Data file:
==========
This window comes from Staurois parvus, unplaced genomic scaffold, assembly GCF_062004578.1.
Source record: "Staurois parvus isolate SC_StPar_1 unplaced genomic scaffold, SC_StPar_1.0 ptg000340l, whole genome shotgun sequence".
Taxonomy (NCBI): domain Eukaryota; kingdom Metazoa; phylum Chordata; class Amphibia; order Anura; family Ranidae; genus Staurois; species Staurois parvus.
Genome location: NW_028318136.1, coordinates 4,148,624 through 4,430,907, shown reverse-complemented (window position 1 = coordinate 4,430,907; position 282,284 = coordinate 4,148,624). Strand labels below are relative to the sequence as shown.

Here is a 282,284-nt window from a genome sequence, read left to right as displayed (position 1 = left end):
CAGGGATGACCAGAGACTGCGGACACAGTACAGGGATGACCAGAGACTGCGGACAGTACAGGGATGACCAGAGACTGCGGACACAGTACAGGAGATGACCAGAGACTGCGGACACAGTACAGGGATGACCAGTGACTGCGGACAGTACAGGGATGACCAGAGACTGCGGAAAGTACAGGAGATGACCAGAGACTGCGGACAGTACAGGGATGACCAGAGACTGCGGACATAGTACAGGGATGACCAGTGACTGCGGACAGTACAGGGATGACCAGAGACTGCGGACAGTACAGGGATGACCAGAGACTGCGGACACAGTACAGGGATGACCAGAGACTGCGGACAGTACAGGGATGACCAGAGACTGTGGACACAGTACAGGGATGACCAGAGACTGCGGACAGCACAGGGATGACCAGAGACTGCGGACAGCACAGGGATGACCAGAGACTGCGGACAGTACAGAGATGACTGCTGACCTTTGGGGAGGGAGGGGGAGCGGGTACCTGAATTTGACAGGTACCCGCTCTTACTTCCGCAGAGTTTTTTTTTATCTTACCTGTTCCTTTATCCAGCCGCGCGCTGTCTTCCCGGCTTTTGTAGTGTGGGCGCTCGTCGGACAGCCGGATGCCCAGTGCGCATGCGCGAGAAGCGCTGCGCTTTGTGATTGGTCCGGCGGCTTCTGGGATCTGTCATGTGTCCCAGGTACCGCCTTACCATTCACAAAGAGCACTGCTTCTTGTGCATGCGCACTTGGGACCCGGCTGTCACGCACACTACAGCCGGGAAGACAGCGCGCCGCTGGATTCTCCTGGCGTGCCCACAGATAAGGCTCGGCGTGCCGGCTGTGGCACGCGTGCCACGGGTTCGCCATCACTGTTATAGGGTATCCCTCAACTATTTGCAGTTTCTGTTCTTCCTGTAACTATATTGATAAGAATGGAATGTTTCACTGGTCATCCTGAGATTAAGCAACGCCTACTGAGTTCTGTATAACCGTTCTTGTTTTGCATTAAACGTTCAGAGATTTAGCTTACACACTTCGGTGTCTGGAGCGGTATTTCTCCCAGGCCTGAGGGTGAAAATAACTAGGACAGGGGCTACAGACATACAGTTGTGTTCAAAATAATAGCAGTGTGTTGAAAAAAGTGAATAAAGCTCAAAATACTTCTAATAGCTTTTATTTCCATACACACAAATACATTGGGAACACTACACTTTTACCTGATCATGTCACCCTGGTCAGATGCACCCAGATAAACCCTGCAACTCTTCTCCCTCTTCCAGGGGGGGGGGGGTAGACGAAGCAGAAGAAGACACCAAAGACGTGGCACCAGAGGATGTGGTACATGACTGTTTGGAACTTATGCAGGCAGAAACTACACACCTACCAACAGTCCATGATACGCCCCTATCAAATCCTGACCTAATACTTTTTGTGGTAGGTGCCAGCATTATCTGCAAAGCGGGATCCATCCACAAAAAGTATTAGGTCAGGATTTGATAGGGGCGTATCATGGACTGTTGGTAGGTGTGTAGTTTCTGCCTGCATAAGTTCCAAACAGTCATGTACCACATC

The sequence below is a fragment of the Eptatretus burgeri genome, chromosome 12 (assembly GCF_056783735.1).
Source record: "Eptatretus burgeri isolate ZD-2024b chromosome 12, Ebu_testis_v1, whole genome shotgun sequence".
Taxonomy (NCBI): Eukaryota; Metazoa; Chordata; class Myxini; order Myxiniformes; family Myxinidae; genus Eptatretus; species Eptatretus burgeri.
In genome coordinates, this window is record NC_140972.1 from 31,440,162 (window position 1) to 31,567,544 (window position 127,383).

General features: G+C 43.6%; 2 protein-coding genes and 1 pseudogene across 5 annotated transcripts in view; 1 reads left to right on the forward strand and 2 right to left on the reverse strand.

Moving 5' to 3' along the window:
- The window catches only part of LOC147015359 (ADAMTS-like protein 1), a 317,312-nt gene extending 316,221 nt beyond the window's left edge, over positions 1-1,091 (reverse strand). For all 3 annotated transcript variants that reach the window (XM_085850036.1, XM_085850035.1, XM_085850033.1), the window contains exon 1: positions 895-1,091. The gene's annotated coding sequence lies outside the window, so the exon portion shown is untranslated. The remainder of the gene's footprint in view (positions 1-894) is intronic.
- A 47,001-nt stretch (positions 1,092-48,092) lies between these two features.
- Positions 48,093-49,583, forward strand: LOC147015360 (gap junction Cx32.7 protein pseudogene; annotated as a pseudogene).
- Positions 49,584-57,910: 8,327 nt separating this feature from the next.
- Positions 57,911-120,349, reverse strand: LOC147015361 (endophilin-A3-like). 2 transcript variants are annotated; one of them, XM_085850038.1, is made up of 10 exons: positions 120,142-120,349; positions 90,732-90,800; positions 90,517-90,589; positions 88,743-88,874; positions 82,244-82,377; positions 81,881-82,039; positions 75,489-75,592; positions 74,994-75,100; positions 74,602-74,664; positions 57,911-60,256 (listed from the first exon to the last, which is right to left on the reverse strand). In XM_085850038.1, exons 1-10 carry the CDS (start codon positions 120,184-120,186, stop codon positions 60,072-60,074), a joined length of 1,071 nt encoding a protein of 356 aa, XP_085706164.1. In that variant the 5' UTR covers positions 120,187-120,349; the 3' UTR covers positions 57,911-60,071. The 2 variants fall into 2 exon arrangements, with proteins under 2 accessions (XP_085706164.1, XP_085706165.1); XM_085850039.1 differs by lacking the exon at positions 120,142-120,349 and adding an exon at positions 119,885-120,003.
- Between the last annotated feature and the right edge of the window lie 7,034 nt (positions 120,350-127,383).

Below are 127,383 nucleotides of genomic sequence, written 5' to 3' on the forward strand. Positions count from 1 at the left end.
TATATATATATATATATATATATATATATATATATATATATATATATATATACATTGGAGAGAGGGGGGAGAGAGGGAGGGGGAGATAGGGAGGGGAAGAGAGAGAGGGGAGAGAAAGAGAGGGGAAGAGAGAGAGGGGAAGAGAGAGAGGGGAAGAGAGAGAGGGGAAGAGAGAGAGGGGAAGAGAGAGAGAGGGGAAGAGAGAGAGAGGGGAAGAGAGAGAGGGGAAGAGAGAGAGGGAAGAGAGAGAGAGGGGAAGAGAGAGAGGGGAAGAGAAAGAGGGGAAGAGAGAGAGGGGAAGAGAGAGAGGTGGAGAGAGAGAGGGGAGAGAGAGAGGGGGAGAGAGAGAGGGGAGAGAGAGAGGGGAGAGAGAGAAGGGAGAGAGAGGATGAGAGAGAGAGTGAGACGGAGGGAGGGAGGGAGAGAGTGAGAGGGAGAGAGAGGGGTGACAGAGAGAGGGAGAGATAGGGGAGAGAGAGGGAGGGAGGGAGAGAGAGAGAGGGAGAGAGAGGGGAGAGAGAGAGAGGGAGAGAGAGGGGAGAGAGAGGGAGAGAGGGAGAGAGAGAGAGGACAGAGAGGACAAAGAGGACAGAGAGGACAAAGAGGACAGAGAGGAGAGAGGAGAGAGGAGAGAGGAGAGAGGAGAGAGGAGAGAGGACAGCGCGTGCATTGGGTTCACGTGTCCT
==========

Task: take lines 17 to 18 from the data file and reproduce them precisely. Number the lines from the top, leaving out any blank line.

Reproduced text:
- Positions 57,911-120,349, reverse strand: LOC147015361 (endophilin-A3-like). 2 transcript variants are annotated; one of them, XM_085850038.1, is made up of 10 exons: positions 120,142-120,349; positions 90,732-90,800; positions 90,517-90,589; positions 88,743-88,874; positions 82,244-82,377; positions 81,881-82,039; positions 75,489-75,592; positions 74,994-75,100; positions 74,602-74,664; positions 57,911-60,256 (listed from the first exon to the last, which is right to left on the reverse strand). In XM_085850038.1, exons 1-10 carry the CDS (start codon positions 120,184-120,186, stop codon positions 60,072-60,074), a joined length of 1,071 nt encoding a protein of 356 aa, XP_085706164.1. In that variant the 5' UTR covers positions 120,187-120,349; the 3' UTR covers positions 57,911-60,071. The 2 variants fall into 2 exon arrangements, with proteins under 2 accessions (XP_085706164.1, XP_085706165.1); XM_085850039.1 differs by lacking the exon at positions 120,142-120,349 and adding an exon at positions 119,885-120,003.
- Between the last annotated feature and the right edge of the window lie 7,034 nt (positions 120,350-127,383).